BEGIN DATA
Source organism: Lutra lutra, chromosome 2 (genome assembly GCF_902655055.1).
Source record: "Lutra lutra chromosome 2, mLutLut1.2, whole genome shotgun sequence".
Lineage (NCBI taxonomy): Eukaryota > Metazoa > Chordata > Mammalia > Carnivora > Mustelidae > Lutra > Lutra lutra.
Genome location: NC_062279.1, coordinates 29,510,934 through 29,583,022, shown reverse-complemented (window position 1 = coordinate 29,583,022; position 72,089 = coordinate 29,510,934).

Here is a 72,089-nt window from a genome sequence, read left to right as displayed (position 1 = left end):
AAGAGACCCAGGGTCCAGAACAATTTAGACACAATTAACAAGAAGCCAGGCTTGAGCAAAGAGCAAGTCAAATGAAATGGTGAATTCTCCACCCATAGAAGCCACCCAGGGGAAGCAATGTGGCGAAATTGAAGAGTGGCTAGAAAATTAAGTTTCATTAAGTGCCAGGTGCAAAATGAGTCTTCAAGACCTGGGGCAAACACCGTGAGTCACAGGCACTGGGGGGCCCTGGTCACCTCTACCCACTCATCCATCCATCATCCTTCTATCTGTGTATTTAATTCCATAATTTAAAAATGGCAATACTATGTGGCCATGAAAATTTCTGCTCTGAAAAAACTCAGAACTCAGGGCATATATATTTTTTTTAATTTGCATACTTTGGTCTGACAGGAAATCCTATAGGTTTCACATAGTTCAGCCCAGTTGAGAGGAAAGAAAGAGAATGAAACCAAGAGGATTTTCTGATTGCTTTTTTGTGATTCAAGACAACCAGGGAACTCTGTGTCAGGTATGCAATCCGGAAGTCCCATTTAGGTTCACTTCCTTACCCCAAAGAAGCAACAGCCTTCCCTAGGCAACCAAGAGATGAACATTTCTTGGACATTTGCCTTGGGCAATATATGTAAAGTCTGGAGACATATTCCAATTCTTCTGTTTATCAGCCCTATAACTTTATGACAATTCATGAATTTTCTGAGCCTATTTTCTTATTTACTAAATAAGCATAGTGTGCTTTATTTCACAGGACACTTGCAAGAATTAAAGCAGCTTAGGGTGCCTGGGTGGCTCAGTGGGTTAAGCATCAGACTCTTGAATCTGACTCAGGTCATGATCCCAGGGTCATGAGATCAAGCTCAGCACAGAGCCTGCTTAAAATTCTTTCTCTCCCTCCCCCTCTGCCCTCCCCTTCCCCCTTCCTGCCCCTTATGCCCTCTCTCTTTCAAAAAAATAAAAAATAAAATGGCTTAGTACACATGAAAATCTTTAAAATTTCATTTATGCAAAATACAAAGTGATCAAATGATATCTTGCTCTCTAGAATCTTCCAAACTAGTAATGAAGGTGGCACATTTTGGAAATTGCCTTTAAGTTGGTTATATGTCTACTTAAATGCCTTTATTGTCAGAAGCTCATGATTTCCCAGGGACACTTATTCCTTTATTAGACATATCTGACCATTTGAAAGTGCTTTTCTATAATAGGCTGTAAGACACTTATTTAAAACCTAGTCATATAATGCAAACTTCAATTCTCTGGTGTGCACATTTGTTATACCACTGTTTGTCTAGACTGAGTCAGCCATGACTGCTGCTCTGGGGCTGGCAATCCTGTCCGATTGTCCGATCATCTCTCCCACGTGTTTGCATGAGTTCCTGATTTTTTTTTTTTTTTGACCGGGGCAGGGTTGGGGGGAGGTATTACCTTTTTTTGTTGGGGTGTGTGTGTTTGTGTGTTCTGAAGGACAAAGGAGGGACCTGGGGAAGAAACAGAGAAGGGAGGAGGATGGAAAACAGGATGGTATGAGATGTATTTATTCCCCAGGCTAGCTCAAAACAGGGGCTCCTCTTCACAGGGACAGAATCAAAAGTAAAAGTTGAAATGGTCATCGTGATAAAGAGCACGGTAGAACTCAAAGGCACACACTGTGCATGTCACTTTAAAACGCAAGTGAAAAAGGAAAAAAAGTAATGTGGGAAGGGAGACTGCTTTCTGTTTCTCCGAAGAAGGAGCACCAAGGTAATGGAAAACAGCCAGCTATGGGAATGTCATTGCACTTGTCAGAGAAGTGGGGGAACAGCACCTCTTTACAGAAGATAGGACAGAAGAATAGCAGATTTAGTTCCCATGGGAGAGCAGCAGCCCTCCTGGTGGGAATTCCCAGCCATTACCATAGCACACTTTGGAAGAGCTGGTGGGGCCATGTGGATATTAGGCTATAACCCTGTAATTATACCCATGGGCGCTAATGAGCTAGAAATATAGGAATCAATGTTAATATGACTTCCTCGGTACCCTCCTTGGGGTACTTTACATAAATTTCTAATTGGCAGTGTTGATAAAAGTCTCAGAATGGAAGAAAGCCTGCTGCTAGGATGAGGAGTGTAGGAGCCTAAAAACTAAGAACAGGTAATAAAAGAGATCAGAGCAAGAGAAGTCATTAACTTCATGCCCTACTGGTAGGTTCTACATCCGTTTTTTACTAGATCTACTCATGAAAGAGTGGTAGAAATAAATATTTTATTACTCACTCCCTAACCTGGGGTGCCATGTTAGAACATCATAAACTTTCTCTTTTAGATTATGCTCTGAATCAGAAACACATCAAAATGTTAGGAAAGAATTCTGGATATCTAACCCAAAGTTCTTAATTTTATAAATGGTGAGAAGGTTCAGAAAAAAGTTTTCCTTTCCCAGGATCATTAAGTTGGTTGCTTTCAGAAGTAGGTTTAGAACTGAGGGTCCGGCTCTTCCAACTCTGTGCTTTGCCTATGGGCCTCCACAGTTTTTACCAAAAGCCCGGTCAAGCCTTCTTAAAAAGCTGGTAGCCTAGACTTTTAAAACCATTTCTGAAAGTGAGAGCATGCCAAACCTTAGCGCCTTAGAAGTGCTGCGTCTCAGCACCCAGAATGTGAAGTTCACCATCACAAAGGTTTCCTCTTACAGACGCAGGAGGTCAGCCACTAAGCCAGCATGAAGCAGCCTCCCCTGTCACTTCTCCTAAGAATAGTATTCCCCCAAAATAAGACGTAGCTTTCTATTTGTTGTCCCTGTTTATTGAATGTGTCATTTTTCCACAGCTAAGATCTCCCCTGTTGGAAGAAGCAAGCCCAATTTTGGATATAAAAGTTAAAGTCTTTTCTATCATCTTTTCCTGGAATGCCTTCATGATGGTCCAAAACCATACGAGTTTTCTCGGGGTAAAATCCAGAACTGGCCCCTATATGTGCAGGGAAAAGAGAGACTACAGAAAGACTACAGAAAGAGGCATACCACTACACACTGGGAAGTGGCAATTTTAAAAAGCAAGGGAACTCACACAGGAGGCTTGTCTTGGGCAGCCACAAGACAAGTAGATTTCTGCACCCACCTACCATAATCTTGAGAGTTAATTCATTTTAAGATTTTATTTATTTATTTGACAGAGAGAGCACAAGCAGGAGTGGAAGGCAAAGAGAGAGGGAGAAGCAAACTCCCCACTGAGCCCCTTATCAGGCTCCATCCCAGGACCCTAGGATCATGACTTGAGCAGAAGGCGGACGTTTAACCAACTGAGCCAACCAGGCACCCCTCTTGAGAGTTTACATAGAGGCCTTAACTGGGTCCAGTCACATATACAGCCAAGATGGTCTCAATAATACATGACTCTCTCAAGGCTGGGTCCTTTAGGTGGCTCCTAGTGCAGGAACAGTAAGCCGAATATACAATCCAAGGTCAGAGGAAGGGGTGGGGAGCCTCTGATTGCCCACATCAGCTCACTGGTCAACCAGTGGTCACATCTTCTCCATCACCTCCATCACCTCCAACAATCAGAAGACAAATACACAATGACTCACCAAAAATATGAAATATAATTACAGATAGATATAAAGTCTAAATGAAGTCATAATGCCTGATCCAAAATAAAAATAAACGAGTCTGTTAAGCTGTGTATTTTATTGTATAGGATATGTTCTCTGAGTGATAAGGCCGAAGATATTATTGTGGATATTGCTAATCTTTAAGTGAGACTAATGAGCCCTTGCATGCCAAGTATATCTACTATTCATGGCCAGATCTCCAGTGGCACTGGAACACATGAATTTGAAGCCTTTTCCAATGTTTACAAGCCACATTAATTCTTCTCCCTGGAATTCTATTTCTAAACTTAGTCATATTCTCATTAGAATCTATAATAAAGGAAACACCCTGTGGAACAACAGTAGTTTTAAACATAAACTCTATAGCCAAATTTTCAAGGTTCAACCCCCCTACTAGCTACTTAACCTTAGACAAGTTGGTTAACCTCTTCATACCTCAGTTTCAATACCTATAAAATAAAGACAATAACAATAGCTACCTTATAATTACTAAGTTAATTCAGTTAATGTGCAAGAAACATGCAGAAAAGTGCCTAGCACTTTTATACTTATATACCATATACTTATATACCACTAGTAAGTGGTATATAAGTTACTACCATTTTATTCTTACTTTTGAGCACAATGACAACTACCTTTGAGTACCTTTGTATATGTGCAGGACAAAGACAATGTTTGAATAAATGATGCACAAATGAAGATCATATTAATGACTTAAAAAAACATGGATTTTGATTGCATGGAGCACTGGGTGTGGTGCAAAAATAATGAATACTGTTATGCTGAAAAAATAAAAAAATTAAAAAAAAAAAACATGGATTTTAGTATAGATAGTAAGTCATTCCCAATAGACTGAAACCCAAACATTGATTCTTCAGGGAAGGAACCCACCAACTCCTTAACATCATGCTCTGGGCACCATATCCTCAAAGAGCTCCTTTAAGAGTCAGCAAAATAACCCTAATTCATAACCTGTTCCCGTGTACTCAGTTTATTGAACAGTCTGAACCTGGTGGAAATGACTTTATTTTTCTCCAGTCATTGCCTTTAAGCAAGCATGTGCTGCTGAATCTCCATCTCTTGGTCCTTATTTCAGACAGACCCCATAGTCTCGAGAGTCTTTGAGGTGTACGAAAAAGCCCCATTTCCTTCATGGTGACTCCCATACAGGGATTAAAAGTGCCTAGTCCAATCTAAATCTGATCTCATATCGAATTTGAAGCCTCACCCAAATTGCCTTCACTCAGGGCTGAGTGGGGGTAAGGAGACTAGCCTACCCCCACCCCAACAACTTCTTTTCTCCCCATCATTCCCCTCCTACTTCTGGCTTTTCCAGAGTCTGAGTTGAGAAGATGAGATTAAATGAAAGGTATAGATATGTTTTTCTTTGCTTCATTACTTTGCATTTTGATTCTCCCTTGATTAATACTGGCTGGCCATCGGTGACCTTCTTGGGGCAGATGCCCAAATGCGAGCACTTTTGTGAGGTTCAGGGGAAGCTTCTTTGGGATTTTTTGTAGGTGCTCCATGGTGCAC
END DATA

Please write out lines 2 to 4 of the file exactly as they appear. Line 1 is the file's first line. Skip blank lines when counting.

Source record: "Lutra lutra chromosome 2, mLutLut1.2, whole genome shotgun sequence".
Lineage (NCBI taxonomy): Eukaryota > Metazoa > Chordata > Mammalia > Carnivora > Mustelidae > Lutra > Lutra lutra.
Genome location: NC_062279.1, coordinates 29,510,934 through 29,583,022, shown reverse-complemented (window position 1 = coordinate 29,583,022; position 72,089 = coordinate 29,510,934).